I have also changed my lunchtime diet a bit.  I used to do cold meat & cheese sandwiches, but I have switched to home-made flatbread and hummus for most lunches.  It’s a good meal and since I make the flatbread at home, super cheap.  I also generally get the hummus at Grocery Outlet, a discount grocery chain in the area, saving a few bucks further.  My cost for lunch for a week is about $5 currently (4 cups of flour, 2 teaspoons of yeast, 2 teaspoons of salt, 6 tablespoons of olive oil, 1/4 teaspoon of baking powder, and a 9oz container of hummus), and it’s healthier, so a win-win.  I’ve also picked up baking, making my own bread which is both extremely cheap and extremely delicious!

Not everything has been an decrease though.  EC Aunt has been spending more on fresh fruits this year than last year by my estimation, eating more blueberries, watermelon (which she eats about 1 large one a week!), and lychee rather than fruits like apples.  After reading about the various health benefits of drinking in general, I have also tried to pick up red wine.  I pretty much only used to drink once a month or so with coworkers on the rare occasion, but now I’m drinking more frequently at home (probably 3 days a week on average).  I’ve also picked up home brewing hard cider, which was not very successful on my first batch, but I’m giving it a second chance currently!

All-in-all, I don’t think we’re at the absolute rock bottom of frugality on our food expenditures, but we’re doing quite well!  We are well below the USDA’s “thrifty” plan of $389.90/month (which we were last year as well).    We’ve also managed to avoid the dreaded “lifestyle inflation” which up until now, we’ve experienced very little of even with increased wages.  I think the biggest factor for us is that neither of us really enjoy eating out.  The food is rarely better than what I could have made myself, it takes a long time, and it’s expensive!  Fast food is convenient and cheap and tasty, but it’s horrible for you.  So, we just make our own meals.  Luckily, it’s also the most frugal way to go!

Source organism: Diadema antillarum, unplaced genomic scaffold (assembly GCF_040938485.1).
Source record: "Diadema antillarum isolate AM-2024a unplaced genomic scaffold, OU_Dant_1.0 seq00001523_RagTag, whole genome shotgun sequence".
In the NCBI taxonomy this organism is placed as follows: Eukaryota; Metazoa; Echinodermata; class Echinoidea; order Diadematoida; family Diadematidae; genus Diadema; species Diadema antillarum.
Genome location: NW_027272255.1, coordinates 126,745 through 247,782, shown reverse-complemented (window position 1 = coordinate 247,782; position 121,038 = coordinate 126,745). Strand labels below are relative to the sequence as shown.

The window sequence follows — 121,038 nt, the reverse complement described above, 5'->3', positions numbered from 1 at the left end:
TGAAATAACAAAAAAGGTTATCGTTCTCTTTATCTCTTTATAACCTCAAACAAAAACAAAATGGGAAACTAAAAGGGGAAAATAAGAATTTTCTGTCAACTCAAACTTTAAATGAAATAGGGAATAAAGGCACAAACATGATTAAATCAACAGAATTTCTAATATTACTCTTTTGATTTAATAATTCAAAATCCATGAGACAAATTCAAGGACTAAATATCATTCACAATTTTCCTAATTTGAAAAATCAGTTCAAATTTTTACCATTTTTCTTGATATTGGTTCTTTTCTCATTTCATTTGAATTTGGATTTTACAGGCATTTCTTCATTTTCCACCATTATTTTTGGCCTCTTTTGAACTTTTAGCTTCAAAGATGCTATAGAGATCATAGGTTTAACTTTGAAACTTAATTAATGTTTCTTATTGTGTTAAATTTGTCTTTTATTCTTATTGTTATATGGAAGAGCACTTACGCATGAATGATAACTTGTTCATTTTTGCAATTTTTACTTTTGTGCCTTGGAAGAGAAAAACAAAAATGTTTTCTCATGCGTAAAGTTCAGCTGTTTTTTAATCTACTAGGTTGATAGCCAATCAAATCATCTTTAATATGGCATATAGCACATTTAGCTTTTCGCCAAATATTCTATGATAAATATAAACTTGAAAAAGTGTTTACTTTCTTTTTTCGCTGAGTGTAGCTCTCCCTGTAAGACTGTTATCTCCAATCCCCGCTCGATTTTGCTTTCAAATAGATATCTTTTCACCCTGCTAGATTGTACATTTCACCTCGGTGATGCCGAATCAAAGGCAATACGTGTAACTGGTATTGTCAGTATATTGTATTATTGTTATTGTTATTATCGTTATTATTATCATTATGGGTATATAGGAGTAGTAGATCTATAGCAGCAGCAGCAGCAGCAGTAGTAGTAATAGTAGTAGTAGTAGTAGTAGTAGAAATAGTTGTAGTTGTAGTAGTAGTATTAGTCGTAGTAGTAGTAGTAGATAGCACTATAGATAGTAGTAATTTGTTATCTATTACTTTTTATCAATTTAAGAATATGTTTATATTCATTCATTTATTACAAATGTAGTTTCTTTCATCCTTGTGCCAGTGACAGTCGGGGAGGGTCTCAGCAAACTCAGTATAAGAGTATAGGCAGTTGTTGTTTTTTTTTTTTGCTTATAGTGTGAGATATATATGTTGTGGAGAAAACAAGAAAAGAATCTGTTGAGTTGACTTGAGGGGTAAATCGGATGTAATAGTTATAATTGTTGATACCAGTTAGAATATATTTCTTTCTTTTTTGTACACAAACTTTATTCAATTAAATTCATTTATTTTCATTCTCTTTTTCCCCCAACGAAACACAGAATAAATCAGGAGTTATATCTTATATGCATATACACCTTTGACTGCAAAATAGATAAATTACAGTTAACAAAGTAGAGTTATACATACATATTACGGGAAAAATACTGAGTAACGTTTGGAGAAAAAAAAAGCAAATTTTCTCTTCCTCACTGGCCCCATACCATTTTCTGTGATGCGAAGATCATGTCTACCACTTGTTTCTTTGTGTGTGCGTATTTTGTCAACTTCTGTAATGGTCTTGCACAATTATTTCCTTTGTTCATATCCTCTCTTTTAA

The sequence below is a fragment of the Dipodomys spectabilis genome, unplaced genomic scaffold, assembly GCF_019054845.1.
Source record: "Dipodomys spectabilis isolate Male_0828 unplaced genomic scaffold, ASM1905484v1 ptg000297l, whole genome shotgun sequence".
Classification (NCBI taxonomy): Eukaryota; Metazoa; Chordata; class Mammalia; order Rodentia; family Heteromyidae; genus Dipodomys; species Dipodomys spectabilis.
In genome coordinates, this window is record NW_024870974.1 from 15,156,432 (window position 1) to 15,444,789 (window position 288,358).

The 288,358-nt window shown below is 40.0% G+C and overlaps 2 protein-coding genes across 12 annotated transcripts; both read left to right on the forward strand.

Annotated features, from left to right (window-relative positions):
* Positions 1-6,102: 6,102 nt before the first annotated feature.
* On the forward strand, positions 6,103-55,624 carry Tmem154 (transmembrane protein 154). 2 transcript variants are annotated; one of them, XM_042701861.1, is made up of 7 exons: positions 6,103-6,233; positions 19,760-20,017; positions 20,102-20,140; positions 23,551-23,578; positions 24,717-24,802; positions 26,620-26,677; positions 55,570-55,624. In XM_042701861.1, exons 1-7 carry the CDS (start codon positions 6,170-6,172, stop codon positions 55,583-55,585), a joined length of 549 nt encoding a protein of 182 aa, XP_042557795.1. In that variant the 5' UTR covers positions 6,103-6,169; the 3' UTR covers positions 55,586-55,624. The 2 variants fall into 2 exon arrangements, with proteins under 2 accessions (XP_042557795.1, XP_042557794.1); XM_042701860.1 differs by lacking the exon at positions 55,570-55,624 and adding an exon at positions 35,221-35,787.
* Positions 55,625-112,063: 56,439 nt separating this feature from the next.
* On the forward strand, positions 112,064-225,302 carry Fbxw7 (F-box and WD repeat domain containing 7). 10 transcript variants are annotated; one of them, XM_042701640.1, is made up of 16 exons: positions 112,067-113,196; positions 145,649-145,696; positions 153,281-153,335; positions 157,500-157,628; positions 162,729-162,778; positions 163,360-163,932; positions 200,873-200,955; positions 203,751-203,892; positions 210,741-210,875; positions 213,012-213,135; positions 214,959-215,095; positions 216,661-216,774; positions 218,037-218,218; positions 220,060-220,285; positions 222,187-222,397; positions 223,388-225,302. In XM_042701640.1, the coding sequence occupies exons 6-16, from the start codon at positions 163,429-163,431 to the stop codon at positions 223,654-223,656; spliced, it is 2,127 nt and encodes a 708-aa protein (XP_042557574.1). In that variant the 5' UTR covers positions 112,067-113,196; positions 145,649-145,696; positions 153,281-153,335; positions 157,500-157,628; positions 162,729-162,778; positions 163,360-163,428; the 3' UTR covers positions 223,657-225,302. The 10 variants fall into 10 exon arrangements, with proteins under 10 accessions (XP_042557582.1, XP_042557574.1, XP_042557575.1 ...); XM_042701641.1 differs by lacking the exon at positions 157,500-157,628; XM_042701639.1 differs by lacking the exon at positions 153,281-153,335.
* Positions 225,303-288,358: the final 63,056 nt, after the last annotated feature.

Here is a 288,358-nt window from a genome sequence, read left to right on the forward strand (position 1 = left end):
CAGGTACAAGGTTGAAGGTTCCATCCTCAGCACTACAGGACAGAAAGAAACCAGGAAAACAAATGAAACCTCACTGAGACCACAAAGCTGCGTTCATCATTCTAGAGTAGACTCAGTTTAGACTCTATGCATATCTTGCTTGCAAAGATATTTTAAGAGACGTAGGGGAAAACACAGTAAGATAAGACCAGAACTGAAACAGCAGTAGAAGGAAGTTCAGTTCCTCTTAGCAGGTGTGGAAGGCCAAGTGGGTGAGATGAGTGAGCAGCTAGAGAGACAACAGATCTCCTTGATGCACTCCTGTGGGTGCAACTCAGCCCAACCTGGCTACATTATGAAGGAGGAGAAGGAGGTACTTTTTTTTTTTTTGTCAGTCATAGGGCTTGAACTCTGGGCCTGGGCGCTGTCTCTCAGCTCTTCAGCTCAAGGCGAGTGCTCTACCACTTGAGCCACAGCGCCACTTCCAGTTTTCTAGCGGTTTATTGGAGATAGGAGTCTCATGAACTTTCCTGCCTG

Plugging a Tire DIY

 

Recently, I picked up a self-tapping screw in my tire.  Not sure where it happened, but I’m betting it was in the parking lot of my work.  Fortunately, the screw itself made a pretty good seal, so I wasn’t leaking air very fast, (about 7 psi overnight), so I went and bought a tire repair kit.  The kit I ended up getting has everything you might need to plug or patch a tire and cost me just around $10, but it’s pretty common to find just a plug kit for around $5.  Once I had my repair kit, I grabbed a few other tools and went to work!  It probably took me about 10 minutes to do it, but I got lucky that I didn’t need to remove the tire.  I decided to just plug the tire for now since the hole was pretty small and I don’t have a tire changer, but next time I go get an oil change, I may very likely patch it then.IMG_2348.JPG

Tools used:

Flat-head screw driver

Vise grips (pliers would be fine too)

Tire reamer (comes with repair kit)

Plug Hook (comes with repair kit)

Utility Knife

Gloves (not needed, but keeps your hands clean)

First, I used my screw driver to get the bolt out far enough to grab it with my vise grips.  I didn’t need to take the wheel off the car to do this, I just parked it in such a way that I had access.  I just put the car in park, but I should have probably used the e-brake too since the car moved a few inches when I put in the plug.  Once I got a good grip on the bolt, I slowly pulled it out.  I didn’t let out any air or anything so, air started escaping pretty quickly after doing this.  I then inserted the reamer into the hole and pushed it in and out a few ti

mes.  This is just to clean the hole and make it big enough to put the plug in.  I left the reamer in the hole to keep the air in while I prepare the plug.  I took out a plug and threaded it through the eye of the plug hook.  The one I bought actually splits apart when you pull it out, others are actually more hook-like.  I tried to push in the plug, but the hole was a little too small, so I reamed it a little more.  I then pushed the plug in, with some effort, until only about 1/3 of each end of the plug was showing.  I then very quickly pulled out the hook, leaving the plug behind.  The last step is to cut off the tails of the plug, I left a little bit on assuming that it will be smashed while driving.

IMG_2351
The offending screw.

And that’s it.  It was really easy.  You can get this done at a shop for pretty cheap, so it’s not an amazing way to save money, but you will save a buck or two by doing it yourself and maybe some time.  I know that Costco does this for around $11.  I’m sure other places are about the same, but for how simple it is, and how little time it takes, it’s a nice little DIY repair that I think pretty much anyone can do and I would personally much rather do it myself than wait for an hour or so for a shop to get around to it.  It might even be a good idea to keep a kit in the car in case you need to plug while on a trip.  Of course, if you are unsure, always err on the side of caution.  If the hole is too large or in the side-wall of the tire, the damage may not be repairable.  If the steel rings in the tire get damaged, or exposed, they can rust and the tire can fail catastrophically later too due to rusting.